Aggrieved the Bank filed W.A. No.1378 of 1998. The appellant, aggrieved by non-award of interest on the arrears directed to be paid, filed W.A.No.1103 of 1998. The Division Bench allowed the appeal filed by the Bank and dismissed the appeal filed by the appellant, observing that the case on hand is one to which, the principles of "no work, no pay" can be legitimately pressed into service and the employer-Bank was justified in declining to pay the full salary for the period in respect of which notional promotion and revision of pay scales was also made. Hence, this appeal.

The respective learned senior counsel on either side, reiterated the stand taken before the High Court. On a careful consideration of the entire materials on record including the earlier decision of this Court in the very matter between parties, we are unable to approve the reasoning of the learned Single Judge, which is the sheet anchor of the submission for the appellant before us, besides placing reliance upon the decisions reported in Union of India & Another vs P.Sathikumarana Nair & Others [1997(10) SCC 663] and State Bank of India & Others vs T.J. Paul [1999 (4) SCC 759]. Even on a cursory glance of the decision in 1997 (10) SCC 663 (supra) it could be seen no principle of law for any guidance or to operate as any precedent seem to be laid down therein and relief was granted for the reason that there was no valid justification to deny a particular scale to a few only based on geographical location of the institutions in which they served and therefore it has no relevance at all to the issue raised in this case. The decision in 1999 (4) SCC 759 (supra) dealt with a case of penalty of removal imposed on the employee concerned and on such punishment being found to be ultra vires, the powers of the authority and the court remitting the case for consideration of the appellate Authority for imposition of any punishment lesser than the loss of job. This case cannot be of any assistance to the issue raised in this case.

In State of Haryana & Others vs O.P. Gupta & Others [1996(7) SCC 533], this Court had an occasion to deal with a claim for arrears, in a case where in adjudicating a dispute relating to seniority this Court directed the department concerned to prepare a fresh seniority list strictly in accordance with rules ignoring inconsistent administrative instructions and in compliance thereof a fresh seniority list came to be prepared and eligible persons were even given notional promotion by the department from a deemed date. When such promotees claimed for payment of arrears of salary as well, this Court rejected the claim applying the principle of 'No work, No pay' and set aside the orders of the High Court, countenancing such claims, to be illegal for the reason that the promotees did not work for the period in the promoted capacities. In coming to such conclusions this Court followed the earlier decisions reported in Paluru Ramakrishnaiah vs Union of India [1989(2) SCC 541] and Virender Kumar, G.M., N. Rlys. vs Avinash Chandra Chadha [1990(3) SCC 472].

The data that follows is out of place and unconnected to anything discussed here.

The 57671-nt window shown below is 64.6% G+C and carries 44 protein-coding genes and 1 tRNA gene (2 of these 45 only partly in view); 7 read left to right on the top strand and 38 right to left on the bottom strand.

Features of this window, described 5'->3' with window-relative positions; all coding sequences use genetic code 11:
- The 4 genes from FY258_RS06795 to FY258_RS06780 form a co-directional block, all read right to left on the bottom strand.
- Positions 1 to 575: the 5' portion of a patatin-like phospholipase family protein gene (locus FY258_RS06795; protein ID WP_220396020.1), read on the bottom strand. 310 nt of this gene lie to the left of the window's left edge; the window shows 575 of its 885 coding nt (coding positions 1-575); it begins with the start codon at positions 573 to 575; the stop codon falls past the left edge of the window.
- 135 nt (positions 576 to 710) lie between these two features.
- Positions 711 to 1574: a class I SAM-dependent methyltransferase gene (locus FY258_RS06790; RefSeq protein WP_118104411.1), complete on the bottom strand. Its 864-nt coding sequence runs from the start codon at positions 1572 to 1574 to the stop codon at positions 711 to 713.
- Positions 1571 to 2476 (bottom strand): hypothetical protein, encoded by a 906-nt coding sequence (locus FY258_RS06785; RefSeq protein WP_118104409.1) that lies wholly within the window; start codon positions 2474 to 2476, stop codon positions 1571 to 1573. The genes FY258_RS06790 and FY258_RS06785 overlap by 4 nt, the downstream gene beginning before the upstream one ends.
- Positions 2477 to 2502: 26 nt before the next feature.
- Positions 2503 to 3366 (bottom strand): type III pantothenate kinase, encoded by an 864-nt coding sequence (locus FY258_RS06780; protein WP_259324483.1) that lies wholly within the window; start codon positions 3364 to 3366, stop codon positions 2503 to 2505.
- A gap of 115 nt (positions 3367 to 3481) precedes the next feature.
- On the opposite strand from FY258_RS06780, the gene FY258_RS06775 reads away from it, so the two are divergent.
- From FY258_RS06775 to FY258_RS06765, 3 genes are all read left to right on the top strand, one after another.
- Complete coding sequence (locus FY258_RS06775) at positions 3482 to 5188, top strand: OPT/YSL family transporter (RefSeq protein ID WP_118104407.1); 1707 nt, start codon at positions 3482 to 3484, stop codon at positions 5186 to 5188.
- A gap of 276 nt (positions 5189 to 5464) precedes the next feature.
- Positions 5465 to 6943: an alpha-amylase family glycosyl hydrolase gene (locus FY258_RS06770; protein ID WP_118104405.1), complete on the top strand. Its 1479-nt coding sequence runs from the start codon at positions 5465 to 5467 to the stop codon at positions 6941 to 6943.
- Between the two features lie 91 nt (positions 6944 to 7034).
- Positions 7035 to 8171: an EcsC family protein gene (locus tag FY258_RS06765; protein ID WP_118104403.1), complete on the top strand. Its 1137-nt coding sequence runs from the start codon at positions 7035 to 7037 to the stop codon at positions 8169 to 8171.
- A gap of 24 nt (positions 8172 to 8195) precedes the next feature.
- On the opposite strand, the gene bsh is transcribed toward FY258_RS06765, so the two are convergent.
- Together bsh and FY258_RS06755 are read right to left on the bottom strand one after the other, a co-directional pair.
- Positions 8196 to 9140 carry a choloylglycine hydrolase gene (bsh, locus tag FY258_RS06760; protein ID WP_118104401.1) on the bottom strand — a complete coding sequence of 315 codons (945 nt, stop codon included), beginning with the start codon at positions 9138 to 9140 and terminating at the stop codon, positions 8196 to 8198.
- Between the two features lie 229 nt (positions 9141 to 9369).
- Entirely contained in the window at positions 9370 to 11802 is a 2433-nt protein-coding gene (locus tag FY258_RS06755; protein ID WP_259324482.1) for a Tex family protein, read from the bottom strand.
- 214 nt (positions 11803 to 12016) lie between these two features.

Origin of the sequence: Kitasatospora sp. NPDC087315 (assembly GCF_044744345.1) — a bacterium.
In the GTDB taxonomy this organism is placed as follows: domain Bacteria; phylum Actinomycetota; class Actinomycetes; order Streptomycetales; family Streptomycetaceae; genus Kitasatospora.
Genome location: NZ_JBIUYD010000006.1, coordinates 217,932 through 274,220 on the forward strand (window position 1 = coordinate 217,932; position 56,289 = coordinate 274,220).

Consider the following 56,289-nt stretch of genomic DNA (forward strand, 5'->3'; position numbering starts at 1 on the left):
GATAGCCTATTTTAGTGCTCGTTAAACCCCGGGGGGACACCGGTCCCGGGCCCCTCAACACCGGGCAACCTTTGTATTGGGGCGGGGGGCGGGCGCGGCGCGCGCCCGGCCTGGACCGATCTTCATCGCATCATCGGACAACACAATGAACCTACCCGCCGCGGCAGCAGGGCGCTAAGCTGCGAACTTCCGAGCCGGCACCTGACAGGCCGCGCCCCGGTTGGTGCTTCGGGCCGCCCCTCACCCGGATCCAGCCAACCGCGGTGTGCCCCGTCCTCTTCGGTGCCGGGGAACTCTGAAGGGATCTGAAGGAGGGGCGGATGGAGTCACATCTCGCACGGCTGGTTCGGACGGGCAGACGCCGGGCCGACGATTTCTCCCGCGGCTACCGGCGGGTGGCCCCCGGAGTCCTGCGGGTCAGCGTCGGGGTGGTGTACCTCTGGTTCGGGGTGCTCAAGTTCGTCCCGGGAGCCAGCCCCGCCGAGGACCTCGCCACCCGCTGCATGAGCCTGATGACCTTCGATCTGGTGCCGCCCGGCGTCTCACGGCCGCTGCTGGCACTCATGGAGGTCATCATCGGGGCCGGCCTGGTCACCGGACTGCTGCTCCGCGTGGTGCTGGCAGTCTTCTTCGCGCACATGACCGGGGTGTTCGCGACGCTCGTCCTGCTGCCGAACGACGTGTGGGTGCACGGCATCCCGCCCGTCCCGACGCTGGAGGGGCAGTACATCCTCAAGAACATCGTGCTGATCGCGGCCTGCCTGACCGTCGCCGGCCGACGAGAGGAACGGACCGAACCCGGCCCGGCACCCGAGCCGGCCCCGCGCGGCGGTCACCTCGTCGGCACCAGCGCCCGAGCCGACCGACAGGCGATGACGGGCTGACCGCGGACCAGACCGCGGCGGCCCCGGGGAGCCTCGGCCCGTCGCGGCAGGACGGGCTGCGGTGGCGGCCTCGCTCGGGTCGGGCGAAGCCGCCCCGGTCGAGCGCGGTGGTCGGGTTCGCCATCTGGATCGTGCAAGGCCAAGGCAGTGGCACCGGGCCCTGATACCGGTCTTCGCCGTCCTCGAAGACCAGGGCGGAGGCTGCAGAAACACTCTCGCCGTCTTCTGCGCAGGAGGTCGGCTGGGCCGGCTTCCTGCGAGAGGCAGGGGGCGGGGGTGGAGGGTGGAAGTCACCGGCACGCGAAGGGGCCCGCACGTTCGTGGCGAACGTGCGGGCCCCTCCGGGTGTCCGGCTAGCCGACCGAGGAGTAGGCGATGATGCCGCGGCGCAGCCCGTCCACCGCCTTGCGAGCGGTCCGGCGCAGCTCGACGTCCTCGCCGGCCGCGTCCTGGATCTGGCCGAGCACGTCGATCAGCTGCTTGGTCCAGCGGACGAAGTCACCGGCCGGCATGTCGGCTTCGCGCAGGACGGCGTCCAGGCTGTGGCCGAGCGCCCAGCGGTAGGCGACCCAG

So far as the case on hand is concerned, the appellant was denied promotion in terms of the promotion policy under which it was necessary for a candidate to secure at least a minimum eligibility mark of 6 at the interview and the learned Single Judge, allowed the claim only on the ground that such prescription of a minimum mark was not valid. Though, the Division Bench also affirmed the same, this Court overruled the said decision and upheld such prescription. But taking into account the pendency of the appeal in this Court for considerable time, and on account of which the appellant also did not appear in the subsequent tests, benefit to promote her was not denied. The fact that her non-promotion was legal and there has been no unlawful interference with her right to promotion or to serve in the promoted category was obvious and could not be minced over or completely ignored in the light of the judgment of this Court, allowing the appeal by the Bank. While that be the position, the grant of relief to her, keeping in view the delay merely due to pendency of proceedings before court, was more in the nature of a gesture of gratis and not by way of any right, to which she was found to be entitled to. Consequently, the notional promotion given to her by the Bank with suitable revision of her pay scales itself is more than sufficient to meet the requirements, be it either in law or in equity.

The further claim for payment of arrears as well, is far fetched and can have no basis in law. The Division Bench, in our view, properly approached the question in the light of the relevant guiding principles and the same could not be said to be either arbitrary, unreasonable or unsound in law to warrant of our interference.

The appeals, in the light of the above conclusions, fail and shall stand dismissed. No costs.